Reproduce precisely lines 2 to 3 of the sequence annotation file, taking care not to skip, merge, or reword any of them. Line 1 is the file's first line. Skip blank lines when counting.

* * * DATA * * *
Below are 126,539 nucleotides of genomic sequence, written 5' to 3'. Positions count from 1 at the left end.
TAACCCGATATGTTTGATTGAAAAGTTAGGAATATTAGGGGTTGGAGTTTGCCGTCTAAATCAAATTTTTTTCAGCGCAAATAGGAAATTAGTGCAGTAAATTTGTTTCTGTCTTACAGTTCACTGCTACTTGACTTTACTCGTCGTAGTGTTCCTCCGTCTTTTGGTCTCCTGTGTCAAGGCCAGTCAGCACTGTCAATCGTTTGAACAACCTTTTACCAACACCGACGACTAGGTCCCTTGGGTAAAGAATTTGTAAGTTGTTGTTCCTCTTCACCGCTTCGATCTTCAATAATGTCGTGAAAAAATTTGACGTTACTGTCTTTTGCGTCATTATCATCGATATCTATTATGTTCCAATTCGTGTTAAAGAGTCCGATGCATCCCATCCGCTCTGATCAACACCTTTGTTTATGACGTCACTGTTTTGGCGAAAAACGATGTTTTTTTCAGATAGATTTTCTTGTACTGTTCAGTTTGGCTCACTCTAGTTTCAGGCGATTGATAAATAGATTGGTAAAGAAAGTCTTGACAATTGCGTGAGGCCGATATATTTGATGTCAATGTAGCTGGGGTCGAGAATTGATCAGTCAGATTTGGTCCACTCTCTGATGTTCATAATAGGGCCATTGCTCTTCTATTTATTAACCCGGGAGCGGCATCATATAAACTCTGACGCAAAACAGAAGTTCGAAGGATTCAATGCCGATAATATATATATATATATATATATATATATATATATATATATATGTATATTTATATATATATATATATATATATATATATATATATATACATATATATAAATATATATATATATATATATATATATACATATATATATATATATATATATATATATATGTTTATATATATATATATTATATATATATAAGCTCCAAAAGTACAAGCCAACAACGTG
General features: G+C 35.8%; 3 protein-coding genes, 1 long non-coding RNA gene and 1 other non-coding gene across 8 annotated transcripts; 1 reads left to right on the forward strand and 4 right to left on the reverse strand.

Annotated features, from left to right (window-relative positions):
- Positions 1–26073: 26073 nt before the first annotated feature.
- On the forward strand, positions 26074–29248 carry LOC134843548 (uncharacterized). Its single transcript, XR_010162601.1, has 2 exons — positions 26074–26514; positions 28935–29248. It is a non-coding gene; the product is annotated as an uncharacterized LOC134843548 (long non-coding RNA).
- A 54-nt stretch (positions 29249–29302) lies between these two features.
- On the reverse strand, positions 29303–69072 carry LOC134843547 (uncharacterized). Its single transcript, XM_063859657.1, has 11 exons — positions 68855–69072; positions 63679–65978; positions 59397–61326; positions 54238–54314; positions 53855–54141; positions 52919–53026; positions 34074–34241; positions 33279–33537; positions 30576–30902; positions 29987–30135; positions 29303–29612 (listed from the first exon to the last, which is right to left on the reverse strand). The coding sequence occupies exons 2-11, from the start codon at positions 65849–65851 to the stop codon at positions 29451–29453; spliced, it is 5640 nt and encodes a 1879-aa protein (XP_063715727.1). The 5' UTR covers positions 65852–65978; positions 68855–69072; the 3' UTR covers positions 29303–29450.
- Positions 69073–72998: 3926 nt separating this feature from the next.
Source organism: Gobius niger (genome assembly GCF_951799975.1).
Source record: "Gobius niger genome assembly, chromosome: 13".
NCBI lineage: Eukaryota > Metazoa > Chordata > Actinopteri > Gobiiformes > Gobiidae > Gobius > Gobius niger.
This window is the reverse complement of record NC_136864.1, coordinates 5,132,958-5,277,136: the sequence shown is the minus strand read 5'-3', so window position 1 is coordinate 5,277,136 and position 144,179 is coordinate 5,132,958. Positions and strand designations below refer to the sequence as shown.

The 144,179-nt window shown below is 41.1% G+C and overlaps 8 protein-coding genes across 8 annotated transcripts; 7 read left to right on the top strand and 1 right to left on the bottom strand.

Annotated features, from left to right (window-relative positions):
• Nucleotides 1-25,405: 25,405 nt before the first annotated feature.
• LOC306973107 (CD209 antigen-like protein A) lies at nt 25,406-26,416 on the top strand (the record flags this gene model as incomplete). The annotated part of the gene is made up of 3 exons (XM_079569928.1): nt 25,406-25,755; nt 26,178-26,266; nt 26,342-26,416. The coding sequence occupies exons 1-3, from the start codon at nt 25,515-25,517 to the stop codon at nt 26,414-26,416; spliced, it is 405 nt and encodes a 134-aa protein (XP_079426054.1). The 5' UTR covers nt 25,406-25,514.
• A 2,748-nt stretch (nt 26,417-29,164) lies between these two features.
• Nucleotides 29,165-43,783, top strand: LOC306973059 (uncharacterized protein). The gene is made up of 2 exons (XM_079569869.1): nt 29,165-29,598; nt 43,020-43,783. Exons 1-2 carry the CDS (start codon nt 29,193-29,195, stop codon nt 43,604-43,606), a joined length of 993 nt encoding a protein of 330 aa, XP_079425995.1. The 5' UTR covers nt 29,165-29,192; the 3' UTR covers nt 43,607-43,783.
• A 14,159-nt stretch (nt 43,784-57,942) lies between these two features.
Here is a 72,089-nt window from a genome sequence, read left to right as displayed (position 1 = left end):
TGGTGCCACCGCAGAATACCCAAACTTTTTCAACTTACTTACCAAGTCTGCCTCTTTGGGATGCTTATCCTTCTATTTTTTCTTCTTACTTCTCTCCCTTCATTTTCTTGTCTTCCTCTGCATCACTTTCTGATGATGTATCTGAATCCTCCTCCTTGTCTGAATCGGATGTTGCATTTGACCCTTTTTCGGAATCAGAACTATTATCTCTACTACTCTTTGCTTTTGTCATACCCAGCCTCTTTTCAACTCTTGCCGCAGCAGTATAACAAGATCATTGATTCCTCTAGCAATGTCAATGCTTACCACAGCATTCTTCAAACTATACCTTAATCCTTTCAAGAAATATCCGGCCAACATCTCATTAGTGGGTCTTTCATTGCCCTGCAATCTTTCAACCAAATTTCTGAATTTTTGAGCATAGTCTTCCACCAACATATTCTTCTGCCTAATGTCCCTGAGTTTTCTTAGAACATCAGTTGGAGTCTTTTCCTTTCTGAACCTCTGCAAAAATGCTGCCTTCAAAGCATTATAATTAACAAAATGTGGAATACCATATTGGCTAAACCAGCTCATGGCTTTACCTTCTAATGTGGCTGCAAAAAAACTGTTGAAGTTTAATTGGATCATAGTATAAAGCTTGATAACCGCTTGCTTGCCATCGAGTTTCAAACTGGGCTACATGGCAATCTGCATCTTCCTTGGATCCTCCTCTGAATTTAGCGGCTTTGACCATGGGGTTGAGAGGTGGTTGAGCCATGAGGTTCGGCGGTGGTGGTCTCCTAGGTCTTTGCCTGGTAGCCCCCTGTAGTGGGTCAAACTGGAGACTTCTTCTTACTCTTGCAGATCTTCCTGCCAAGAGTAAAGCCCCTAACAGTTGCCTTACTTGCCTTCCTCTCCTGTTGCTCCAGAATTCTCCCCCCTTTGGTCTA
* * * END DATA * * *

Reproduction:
TAACCCGATATGTTTGATTGAAAAGTTAGGAATATTAGGGGTTGGAGTTTGCCGTCTAAATCAAATTTTTTTCAGCGCAAATAGGAAATTAGTGCAGTAAATTTGTTTCTGTCTTACAGTTCACTGCTACTTGACTTTACTCGTCGTAGTGTTCCTCCGTCTTTTGGTCTCCTGTGTCAAGGCCAGTCAGCACTGTCAATCGTTTGAACAACCTTTTACCAACACCGACGACTAGGTCCCTTGGGTAAAGAATTTGTAAGTTGTTGTTCCTCTTCACCGCTTCGATCTTCAATAATGTCGTGAAAAAATTTGACGTTACTGTCTTTTGCGTCATTATCATCGATATCTATTATGTTCCAATTCGTGTTAAAGAGTCCGATGCATCCCATCCGCTCTGATCAACACCTTTGTTTATGACGTCACTGTTTTGGCGAAAAACGATGTTTTTTTCAGATAGATTTTCTTGTACTGTTCAGTTTGGCTCACTCTAGTTTCAGGCGATTGATAAATAGATTGGTAAAGAAAGTCTTGACAATTGCGTGAGGCCGATATATTTGATGTCAATGTAGCTGGGGTCGAGAATTGATCAGTCAGATTTGGTCCACTCTCTGATGTTCATAATAGGGCCATTGCTCTTCTATTTATTAACCCGGGAGCGGCATCATATAAACTCTGACGCAAAACAGAAGTTCGAAGGATTCAATGCCGATAATATATATATATATATATATATATATATATATATATATATATGTATATTTATATATATATATATATATATATATATATATATATATACATATATATAAATATATATATATATATATATATATATACATATATATATATATATATATATATATATATGTTTATATATATATATATTATATATATATAAGCTCCAAAAGTACAAGCCAACAACGTG
General features: G+C 35.8%; 3 protein-coding genes, 1 long non-coding RNA gene and 1 other non-coding gene across 8 annotated transcripts; 1 reads left to right on the forward strand and 4 right to left on the reverse strand.